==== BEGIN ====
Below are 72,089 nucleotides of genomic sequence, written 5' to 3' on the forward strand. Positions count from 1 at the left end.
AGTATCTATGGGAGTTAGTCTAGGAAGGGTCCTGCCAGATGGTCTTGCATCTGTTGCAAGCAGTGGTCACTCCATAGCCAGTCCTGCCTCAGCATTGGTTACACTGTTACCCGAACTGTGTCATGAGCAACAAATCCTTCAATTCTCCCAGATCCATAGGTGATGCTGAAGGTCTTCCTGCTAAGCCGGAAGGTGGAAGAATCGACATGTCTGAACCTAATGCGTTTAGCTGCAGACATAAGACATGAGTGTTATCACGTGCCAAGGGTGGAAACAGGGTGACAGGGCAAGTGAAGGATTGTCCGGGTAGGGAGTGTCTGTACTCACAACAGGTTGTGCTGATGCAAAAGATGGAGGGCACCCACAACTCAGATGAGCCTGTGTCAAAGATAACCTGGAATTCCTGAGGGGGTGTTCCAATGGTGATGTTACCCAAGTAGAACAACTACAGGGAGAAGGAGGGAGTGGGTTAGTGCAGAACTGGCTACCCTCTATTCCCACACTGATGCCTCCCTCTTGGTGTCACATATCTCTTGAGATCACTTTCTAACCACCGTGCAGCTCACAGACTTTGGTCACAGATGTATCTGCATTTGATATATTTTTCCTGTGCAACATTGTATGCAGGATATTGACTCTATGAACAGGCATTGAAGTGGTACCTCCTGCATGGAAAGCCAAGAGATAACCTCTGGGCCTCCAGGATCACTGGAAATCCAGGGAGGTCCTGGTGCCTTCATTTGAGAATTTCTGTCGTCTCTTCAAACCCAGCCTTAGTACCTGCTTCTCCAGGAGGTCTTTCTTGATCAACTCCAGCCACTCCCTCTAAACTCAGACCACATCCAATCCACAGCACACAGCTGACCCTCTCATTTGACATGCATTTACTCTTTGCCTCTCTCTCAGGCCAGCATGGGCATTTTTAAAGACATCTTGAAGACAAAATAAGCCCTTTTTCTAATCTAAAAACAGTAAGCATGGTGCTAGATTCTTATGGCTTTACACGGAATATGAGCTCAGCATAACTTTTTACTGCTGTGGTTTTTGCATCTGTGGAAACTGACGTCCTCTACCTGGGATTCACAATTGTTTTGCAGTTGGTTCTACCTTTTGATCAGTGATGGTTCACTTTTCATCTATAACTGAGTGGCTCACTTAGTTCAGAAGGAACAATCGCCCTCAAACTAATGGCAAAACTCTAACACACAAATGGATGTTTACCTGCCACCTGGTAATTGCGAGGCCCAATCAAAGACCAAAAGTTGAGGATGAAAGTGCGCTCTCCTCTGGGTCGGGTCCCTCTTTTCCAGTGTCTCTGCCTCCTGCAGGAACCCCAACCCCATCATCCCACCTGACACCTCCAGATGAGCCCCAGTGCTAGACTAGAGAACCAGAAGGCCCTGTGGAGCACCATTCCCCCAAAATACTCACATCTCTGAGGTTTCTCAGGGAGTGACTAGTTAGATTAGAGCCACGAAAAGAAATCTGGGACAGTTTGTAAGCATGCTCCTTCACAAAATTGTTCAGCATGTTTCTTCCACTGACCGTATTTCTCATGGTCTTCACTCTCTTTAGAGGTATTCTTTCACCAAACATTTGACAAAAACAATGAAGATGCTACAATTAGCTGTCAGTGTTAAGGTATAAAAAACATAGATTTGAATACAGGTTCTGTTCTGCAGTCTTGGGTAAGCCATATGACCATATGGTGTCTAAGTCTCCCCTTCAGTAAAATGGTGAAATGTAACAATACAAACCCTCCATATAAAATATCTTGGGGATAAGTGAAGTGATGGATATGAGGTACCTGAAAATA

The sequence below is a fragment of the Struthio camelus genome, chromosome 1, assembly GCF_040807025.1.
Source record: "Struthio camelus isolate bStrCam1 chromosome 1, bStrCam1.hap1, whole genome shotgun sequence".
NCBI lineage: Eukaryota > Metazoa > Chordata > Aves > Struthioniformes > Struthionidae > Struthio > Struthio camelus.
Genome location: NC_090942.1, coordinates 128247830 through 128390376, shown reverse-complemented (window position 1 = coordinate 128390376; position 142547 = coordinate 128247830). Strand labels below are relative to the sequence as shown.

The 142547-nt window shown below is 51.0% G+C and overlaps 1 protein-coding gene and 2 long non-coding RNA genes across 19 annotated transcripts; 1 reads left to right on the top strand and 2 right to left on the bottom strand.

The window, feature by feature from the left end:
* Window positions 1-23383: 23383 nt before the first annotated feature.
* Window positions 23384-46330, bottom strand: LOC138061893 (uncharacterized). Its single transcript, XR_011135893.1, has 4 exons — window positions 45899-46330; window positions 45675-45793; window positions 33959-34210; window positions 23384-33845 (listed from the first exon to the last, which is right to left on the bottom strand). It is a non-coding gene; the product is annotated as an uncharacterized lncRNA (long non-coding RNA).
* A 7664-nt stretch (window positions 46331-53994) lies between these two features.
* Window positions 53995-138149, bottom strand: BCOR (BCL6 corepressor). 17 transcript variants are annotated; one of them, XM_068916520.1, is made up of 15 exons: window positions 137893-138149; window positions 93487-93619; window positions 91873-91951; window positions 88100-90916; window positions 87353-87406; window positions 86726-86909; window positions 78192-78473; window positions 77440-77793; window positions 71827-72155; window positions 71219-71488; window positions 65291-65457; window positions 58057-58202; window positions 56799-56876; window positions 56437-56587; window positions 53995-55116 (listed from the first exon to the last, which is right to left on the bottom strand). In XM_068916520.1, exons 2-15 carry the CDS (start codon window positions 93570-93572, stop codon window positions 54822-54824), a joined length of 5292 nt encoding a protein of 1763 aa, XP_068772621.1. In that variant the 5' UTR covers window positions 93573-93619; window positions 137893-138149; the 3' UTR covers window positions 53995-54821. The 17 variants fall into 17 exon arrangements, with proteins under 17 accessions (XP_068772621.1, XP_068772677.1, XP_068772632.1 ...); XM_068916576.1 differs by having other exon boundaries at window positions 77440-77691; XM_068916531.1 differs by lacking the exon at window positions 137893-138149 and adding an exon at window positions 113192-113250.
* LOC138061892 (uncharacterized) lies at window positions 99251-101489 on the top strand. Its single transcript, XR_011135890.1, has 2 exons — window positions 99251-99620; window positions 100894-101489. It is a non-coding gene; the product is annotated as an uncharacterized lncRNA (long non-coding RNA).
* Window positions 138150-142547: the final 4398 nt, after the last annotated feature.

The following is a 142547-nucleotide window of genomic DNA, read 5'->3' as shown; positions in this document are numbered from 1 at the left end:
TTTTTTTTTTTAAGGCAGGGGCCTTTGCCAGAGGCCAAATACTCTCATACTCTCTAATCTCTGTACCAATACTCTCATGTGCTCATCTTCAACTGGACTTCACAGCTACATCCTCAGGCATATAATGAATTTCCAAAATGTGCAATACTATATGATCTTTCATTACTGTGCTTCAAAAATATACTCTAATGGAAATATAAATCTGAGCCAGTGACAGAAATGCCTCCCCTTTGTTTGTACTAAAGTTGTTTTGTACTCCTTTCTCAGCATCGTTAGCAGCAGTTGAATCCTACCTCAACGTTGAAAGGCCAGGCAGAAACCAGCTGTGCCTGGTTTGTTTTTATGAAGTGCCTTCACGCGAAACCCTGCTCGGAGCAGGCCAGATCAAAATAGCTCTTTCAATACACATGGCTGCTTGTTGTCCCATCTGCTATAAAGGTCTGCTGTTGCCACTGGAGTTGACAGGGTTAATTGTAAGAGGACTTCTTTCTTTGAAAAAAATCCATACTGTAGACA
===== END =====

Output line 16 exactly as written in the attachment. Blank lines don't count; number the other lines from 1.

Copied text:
TTTTTTTTTTTAAGGCAGGGGCCTTTGCCAGAGGCCAAATACTCTCATACTCTCTAATCTCTGTACCAATACTCTCATGTGCTCATCTTCAACTGGACTTCACAGCTACATCCTCAGGCATATAATGAATTTCCAAAATGTGCAATACTATATGATCTTTCATTACTGTGCTTCAAAAATATACTCTAATGGAAATATAAATCTGAGCCAGTGACAGAAATGCCTCCCCTTTGTTTGTACTAAAGTTGTTTTGTACTCCTTTCTCAGCATCGTTAGCAGCAGTTGAATCCTACCTCAACGTTGAAAGGCCAGGCAGAAACCAGCTGTGCCTGGTTTGTTTTTATGAAGTGCCTTCACGCGAAACCCTGCTCGGAGCAGGCCAGATCAAAATAGCTCTTTCAATACACATGGCTGCTTGTTGTCCCATCTGCTATAAAGGTCTGCTGTTGCCACTGGAGTTGACAGGGTTAATTGTAAGAGGACTTCTTTCTTTGAAAAAAATCCATACTGTAGACA